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What Makes Special Education "Special"? -- Autism

Updated on September 1, 2012
With the frequency of Autism increasing, almost everyone knows someone who has been diagnosed with Autism or some other Developmental Disorder.
With the frequency of Autism increasing, almost everyone knows someone who has been diagnosed with Autism or some other Developmental Disorder.

What is Autism?

Autism is defined by the Georgia Department of Education website as a developmental disability that is generally becomes evident prior to the age of three years old. Autism has severe impacts of a child's performance in the academic setting in addition to having a significant effect on development (both the rate and sequences of development). Autism typically impacts both verbal and non-verbal communication skills as well as social skills such as interaction and/or participation with others. Some other behaviors that are characteristic of Autism include: difficulty with environmental change or change in daily routine, repetitive activities, stereotypical movements, and atypical responses to sensory experiences (noises, tastes, textures, bright lights, etc). People who have been diagnosed with Autism vary greatly in their abilities and behaviors.

Autism can occur concurrently or along with other disabilities. As far as Georgia criteria, the Autism eligibility can also include students who have been diagnosed with Pervasive Developmental Disorder, Rett's Disorder, Asperger's Syndrome, and Childhood Developmental Disorder. This is assuming the student meets the eligibility requirements for special education and that their educational performance is being impacted by the diagnosed disorder. Autism is considered the fastest growing developmental disability in the United States with an incidence rate of 1 in 88 children being effected. Autism is more prevalent in the male population with incidence rate for boys being 1 in 54. Essentially boys are effected four times more than girls. Autism is a disorder that costs $137 billion per year, but it receives only a fraction of the research funding that less prevalent childhood disorders receive. Presently there are no medical cures or ways to detect Autism. Although there is presently no cure for Autism, there are a small number of individuals who do eventually progress to the point of no longer showing signs of Autism.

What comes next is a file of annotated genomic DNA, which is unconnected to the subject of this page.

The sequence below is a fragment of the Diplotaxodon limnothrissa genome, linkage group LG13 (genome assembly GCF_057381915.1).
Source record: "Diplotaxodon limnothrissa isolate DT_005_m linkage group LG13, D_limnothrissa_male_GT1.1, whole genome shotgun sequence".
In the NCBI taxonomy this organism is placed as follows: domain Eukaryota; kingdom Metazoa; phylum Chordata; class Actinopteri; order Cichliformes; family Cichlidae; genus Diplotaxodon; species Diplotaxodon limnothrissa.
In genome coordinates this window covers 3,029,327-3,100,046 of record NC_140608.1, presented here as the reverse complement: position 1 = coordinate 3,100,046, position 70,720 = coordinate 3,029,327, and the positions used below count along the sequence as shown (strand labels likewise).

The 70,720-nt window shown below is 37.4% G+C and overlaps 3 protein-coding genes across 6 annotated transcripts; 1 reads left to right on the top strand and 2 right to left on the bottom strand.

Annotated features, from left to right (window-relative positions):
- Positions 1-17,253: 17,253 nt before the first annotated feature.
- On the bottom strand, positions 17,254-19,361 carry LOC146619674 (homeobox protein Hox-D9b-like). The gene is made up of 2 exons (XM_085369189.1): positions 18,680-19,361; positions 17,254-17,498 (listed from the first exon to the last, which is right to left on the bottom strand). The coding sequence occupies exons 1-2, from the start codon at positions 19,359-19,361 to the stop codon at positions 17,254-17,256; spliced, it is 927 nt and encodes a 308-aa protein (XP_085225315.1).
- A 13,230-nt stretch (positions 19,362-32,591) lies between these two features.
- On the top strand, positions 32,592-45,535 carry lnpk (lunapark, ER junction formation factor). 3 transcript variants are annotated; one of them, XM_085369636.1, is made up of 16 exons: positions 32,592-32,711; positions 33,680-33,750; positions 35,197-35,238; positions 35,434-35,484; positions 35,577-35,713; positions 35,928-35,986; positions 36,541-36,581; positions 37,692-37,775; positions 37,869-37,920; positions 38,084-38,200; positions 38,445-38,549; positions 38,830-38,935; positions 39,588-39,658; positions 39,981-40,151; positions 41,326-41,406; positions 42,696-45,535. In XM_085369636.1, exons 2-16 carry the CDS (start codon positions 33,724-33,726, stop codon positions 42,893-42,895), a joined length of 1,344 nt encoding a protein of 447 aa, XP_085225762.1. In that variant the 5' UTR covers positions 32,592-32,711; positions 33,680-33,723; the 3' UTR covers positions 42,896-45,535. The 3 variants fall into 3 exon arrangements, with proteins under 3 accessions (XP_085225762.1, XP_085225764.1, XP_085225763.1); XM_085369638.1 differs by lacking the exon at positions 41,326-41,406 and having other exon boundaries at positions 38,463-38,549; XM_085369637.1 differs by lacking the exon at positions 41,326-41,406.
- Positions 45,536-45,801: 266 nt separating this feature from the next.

Signs and Symptoms of Autism

Because Autism is a disorder that is diagnosed prior to age three, the signs are often there even in infants. Because early intervention and treatment produces the best results, it is crucial to talk with your pediatrician if you notice any of these signs. The following are early indicators of possible Autism:

  • No big smiles or warm joyful expressions by age 6 months or after
  • No copying (like when a parent coos or smiles and the baby repeats it) facial expressions, sounds, or smiles by age 9 months or after
  • No babbling by age 12 months
  • No copying of simple movements like pointing, moving, reaching, or waving by age 12 months
  • Not speaking any words by 16 months
  • Not using meaningful two word phrases by age 24 months (this does not include imitating someone)
  • Loss or backwards progress in communication skills (speech or babbling) or social skills at any time

There is a link at the bottom of this hub that will take you to the Autism Speaks website to a questionnaire that can help you and your pediatrician determine if your young child exhibits characteristics of Autism.

Effects on Education